Why disabled people like me give up on careers

When I was 13, I was diagnosed with a rare, progressive neuromuscular condition called Friedreich’s ataxia. My condition means I find it hard to balance and my energy is low, so for the past two years I have relied on a wheelchair. My cognitive ability and aspirations of a career remain intact, despite the obstacles.

In England and Wales nearly one in five people has some sort of disability, so the chances are you know somebody in my position — whether their condition is visible or not. So why do so few of us make it through mainstream education and into the world of work?

Now I am 21, my attention should be focused on my degree in French and Italian, and my summer internship in London at the Financial Times. Yet, I am struggling with the practical and administrative problems that go with being disabled. Each day brings low-level difficulties that add up to an overwhelming sense of exhaustion and defeat. It’s no wonder so many of us give up on our ambitions.

This summer, moving to London, where often the most prestigious internships are on offer to young people, has not been easy. Between time-consuming mix-ups with inaccessible accommodation and getting used to a new transport system, the UK capital is not designed for people in wheelchairs.

Niamh at her desk: a straightforward journey to work can be daunting

Of the 270 Tube stations dotted around the city, just 50 are fully wheelchair accessible. What should be a 20-minute bus journey between my flat and the FT’s offices can easily turn into an hour-long marathon if I don’t plan ahead meticulously. The navigation apps that most people take for granted, such as Citymapper and Google Maps, often lead me down an inaccessible route, wasting yet more time. On my first day of work, I was mortified to find myself late due to taking a 10-minute detour — even though I had already factored in additional time for mistakes, a lesson my mum drilled into me.

It is not just the world of work that defeats disabled people like me. Education, too, has been difficult. At school I could be seen as difficult for requesting reasonable support, so I had hoped higher education would be easier.

But at university, as my mobility worsened and my co-ordination deteriorated, I quickly discovered that would not be the case. I began to loathe the tricky cobblestones and cracked pavements of my university town that others find so picturesque.

Navigating the academic system is also difficult. This year, at the start of my Italian exam, I asked the woman who was acting as my scribe (the physical act of writing itself absorbs all my concentration) about her fluency and she admitted she had never studied Italian but learned French at secondary school. The result was I had to spell out every single word of my essays. It was as annoying as you’d imagine.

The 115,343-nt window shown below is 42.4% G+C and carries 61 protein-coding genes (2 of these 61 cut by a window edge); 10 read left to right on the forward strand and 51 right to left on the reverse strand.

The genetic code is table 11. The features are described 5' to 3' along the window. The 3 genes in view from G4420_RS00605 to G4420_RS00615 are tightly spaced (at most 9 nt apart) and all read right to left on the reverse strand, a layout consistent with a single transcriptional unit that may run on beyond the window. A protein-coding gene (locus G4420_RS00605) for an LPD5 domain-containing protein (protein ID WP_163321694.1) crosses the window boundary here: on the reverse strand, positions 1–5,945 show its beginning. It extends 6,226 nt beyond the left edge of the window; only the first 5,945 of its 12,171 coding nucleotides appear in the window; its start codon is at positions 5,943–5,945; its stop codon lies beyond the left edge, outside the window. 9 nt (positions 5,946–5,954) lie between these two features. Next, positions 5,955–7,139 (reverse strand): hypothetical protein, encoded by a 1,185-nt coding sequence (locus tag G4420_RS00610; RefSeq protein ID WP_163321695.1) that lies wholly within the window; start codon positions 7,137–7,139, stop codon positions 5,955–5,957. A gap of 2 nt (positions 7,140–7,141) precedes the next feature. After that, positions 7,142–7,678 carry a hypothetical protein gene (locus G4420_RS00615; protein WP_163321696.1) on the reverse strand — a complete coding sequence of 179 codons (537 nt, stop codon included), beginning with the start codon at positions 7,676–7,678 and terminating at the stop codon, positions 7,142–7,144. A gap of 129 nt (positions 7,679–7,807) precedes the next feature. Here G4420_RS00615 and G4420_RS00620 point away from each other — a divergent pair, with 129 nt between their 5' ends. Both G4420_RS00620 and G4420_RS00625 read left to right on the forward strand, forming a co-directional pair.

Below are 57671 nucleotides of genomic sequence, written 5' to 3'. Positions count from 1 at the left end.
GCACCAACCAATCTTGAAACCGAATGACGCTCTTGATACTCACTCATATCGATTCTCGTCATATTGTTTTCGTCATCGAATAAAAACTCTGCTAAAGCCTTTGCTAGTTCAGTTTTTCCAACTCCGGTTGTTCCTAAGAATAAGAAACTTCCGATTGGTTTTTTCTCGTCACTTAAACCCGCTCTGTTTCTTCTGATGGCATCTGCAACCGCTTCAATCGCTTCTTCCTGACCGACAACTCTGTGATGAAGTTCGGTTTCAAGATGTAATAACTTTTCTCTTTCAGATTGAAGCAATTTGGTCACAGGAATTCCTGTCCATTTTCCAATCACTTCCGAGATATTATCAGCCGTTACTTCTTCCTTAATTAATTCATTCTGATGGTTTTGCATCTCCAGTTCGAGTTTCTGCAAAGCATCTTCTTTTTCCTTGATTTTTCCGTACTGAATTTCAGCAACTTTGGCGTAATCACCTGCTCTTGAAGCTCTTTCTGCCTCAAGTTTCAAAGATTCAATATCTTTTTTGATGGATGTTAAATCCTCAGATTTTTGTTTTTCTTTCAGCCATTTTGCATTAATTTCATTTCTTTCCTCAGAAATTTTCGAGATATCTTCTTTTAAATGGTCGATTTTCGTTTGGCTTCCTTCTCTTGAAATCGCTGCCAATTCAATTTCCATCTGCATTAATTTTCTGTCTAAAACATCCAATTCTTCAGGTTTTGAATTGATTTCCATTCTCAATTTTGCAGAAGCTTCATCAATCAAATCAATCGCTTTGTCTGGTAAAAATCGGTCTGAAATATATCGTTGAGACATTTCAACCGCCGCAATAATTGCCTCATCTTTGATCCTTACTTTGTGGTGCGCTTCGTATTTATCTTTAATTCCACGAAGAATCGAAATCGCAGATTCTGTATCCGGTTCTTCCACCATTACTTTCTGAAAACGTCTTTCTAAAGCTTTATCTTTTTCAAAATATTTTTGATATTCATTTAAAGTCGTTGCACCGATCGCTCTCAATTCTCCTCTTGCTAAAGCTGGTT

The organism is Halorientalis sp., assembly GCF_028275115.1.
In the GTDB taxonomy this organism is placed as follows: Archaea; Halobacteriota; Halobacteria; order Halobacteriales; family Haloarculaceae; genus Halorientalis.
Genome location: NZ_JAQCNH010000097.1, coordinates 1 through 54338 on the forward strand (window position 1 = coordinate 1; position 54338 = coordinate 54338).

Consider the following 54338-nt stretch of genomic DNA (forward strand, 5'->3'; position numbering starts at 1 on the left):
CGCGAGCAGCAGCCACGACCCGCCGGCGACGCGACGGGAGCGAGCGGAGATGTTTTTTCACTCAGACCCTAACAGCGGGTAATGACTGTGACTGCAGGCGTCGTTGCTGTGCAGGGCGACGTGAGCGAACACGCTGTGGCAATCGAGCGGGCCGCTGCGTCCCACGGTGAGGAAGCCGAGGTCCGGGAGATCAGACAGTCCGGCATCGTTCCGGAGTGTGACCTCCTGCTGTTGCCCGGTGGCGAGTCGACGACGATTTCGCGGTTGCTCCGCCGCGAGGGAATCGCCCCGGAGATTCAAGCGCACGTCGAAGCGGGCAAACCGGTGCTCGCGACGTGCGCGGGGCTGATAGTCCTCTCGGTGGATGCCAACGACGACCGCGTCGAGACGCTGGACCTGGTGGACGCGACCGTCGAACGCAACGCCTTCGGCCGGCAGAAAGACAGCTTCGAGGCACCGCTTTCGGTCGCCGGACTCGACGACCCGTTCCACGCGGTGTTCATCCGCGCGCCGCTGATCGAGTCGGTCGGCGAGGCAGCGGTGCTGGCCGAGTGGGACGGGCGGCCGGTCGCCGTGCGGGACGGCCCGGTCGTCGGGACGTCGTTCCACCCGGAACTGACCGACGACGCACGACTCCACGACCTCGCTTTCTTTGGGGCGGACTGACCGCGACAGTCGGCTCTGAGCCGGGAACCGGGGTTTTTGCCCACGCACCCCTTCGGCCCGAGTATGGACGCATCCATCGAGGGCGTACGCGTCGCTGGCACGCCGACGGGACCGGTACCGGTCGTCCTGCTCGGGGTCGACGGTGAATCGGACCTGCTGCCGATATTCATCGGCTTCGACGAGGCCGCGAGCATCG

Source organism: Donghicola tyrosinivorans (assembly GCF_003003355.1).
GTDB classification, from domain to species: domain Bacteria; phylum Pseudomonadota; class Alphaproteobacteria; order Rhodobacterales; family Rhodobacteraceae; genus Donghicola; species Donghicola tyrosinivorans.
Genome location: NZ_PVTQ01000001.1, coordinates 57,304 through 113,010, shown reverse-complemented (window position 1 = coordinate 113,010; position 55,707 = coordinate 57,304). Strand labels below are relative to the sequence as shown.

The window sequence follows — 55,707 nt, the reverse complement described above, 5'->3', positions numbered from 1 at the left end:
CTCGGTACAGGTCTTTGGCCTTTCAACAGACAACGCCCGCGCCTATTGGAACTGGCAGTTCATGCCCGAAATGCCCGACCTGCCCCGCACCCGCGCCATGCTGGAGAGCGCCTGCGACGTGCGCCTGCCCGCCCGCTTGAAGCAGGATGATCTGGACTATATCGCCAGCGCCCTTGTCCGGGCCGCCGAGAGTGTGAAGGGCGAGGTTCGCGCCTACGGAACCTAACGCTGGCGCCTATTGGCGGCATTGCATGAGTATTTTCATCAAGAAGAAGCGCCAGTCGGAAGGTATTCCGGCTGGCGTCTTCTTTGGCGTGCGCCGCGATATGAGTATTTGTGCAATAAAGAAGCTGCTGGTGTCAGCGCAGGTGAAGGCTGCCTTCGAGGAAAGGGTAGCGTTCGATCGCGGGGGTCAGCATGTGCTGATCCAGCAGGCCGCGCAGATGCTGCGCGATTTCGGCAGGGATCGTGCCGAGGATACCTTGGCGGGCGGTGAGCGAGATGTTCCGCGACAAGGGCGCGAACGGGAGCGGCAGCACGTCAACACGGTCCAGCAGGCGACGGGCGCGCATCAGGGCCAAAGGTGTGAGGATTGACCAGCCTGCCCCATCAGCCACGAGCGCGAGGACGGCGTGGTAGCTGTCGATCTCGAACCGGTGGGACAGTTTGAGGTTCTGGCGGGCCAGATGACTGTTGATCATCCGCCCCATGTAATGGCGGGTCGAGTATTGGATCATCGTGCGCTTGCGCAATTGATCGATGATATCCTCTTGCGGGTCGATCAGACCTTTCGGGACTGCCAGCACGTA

My heart is set on going to Italy to study for a year and to become fluent in the language, but the disability service in my university suggested it would be easier for me to stay in my university town, while my friends set off across the continent. The issue has not been resolved.

According to Unesco, of an estimated 650m people with disabilities in the world, only 36 per cent complete primary and secondary education. The proportion of university students with disabilities is much lower. According to HESA, the data body, 6 per cent of the UK’s student population is disabled. Of 16,700 students in my university, I can count the number of wheelchair users on one hand. So I understand why people with disabilities fail to achieve the same qualifications as able-bodied people, regardless of how skilled they may be.

I am pessimistic, too, about the world of work. Instead of enjoying my first week in London, I spent my time anxiously trying to figure out how I could afford suitable accommodation and transport. Money preoccupies me constantly and leaves me wondering how I will survive if my condition deteriorates. An unpaid internship is out of the question for a disabled person.

The cost of living with a disability is higher than living without one. According to Scope, the charity, people with disabilities pay an average of £570 per month in additional living expenses because of their impairment. I spend more than £600 extra a month on special accommodation and transport.

Article 27 of the UN Convention on the Rights of Persons with Disabilities states the right of people with disabilities to work on an equal basis. However, the UN also reports that unemployment among people with disabilities is as high as 80 per cent in some countries. The statistics do not bode well for my future.

I am about halfway through my degree and I am on the verge of giving up. The only thing stopping me is the fear of slipping into the bracket of disabled, uneducated and unemployed.

niamh.herbert@ft.com
Twitter: @niamhnih

Source: https://www.ft.com/content/a11867c4-73d5-11e8-aa31-31da4279a601

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